Team Penske accounted for half of the NASCAR Cup Series’ final four title contenders, but they feel they can do better.
2021 Team Penske Driver Chart
Advance Auto Parts/BodyArmour/Menards
Austin Cindric (part-time)
Well regarded for his endeavors at both the NASCAR and open-wheel levels, Roger Penske’s first trek into the former came in 1972. After moderate success with Bobby Allison throughout the 1970s (four wins and a pair of fourth-place finishes), Penske left the sport after the 1980 season but returned 11 years later to enjoy prosperity through the “Blue Deuce”. Back by sponsorship from Miller Lite and the talents of 1989 champion Rusty Wallace, the No. 2 Ford won 36 races between 1991 and 2001. During that time, Penske opened a second car, the No. 12, driven by Jeremy Mayfield (1998-2001) and later Ryan Newman (2002-08). A third car began racing in 2004, becoming the No. 22 seven years later.
Wallace retired after the 2005 season, leaving the No. 2 to fellow Cup champion Kurt Busch. Former Hendrick Motorsports protege Brad Keselowski ventured over to the No. 2 in 2011 and brought home the organization’s first Cup championship the year after. Another transfer, Joey Logano from Joe Gibbs Racing, brought the title back to Penske six years later in the No. 22.
2020 in Review
One of the most-discussed transactions in NASCAR last season was the great crew chief swap at Team Penske, Jeremy Bullins, Todd Gordon, and Paul Wolfe all moving to different pit boxes. All things considered, the gambit paid off, especially in a season where on-track activities were mostly limited to the race itself.
Logano won two of the first four races of the 2020 season at Las Vegas and Phoenix before the coronavirus-induced pause put things on hold. Once things rebooted, it took a while for Logano to regain his form, but Ryan Blaney took the June race at Talladega while Keselowski won at Charlotte, Bristol, and New Hampshire, allowing all three Penske cars entry into the playoffs.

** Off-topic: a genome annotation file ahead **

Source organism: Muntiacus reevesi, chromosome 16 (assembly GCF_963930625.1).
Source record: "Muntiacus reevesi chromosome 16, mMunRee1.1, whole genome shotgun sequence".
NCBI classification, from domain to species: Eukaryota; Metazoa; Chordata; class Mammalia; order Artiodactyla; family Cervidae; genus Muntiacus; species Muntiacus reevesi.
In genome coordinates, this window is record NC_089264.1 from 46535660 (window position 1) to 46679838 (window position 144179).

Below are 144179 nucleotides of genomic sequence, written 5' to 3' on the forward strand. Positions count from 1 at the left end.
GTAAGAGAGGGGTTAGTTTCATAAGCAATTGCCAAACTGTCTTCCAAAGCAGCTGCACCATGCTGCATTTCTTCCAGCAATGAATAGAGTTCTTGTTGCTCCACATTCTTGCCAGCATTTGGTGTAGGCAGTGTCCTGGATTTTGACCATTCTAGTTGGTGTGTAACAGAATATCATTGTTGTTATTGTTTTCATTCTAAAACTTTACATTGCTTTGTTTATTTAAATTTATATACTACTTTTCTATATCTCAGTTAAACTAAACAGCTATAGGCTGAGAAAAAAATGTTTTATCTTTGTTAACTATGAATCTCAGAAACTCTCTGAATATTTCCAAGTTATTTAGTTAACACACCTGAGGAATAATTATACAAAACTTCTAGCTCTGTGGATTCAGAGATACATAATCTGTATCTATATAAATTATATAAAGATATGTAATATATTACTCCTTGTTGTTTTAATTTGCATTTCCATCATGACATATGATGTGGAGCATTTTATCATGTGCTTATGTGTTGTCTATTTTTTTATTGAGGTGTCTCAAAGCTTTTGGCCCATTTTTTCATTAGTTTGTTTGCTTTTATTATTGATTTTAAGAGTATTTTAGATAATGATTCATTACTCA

While Blaney was eliminated after the first round, Keselowski won a playoff race at Richmond and finished no worse than sixth in the three-race semifinal. Logano regained his championship and advanced to title contention at Phoenix with a win at Kansas (also winning that venue’s summer event). The No. 22 would lead all but two of the first 119 laps at the finale, but the Penske duo proved to be no match for champion Chase Elliott. Keselowski was the runner-up while Logano came home third.
Meet the Drivers
Experience: 12th full season Career Cup Victories: 34 (last: Richmond, fall 2020) 2020 finish: 2nd Best standings finish: 2012 champion
Keselowski has quietly amassed quite the ledger since the 2016 season. He has won at least three races in each of the five seasons and has been in contention for the championship twice in that span. True to form in terms of showing up when it “matters”, Keselowski noted to the media this week that, after winning the 600-mile event in Charlotte last year, he has victories in each of NASCAR’s supposed “crown jewel” races…with the exception of the season-opening Daytona 500. The others are considered to be at Charlotte, Darlington, Indianapolis, and Talladega.
“I’m one crown jewel away from having them all, which is really cool and special for me,” he said. “It means a lot to me personally, so that’s definitely on the list is trying to get Daytona to come together and not get wrecked, but I think the team is pretty good and really happy with a lot of people I’m working with. Jeremy has got an incredible attitude that is really healthy for our team and it was a really fresh, new challenge for me personally last year. I still have hunger and eagerness to achieve more results and that opportunity is coming up real quick here in the next few weeks, so nothing is taken for granted. Everything has to be earned.”
Keselowski’s fate was one of the most talked-about rumors in NASCAR last season, as many felt he was destined to return to Hendrick Motorsports to take over the No. 48 Chevrolet that Jimmie Johnson was set to leave behind. But Keselowski re-upped with Penske for at least another year and there’s little to suggest that the relationship has deteriorated. Keselowski was particularly enthused by his relationship with Logano, as the two have collaborated in each of the last nine seasons.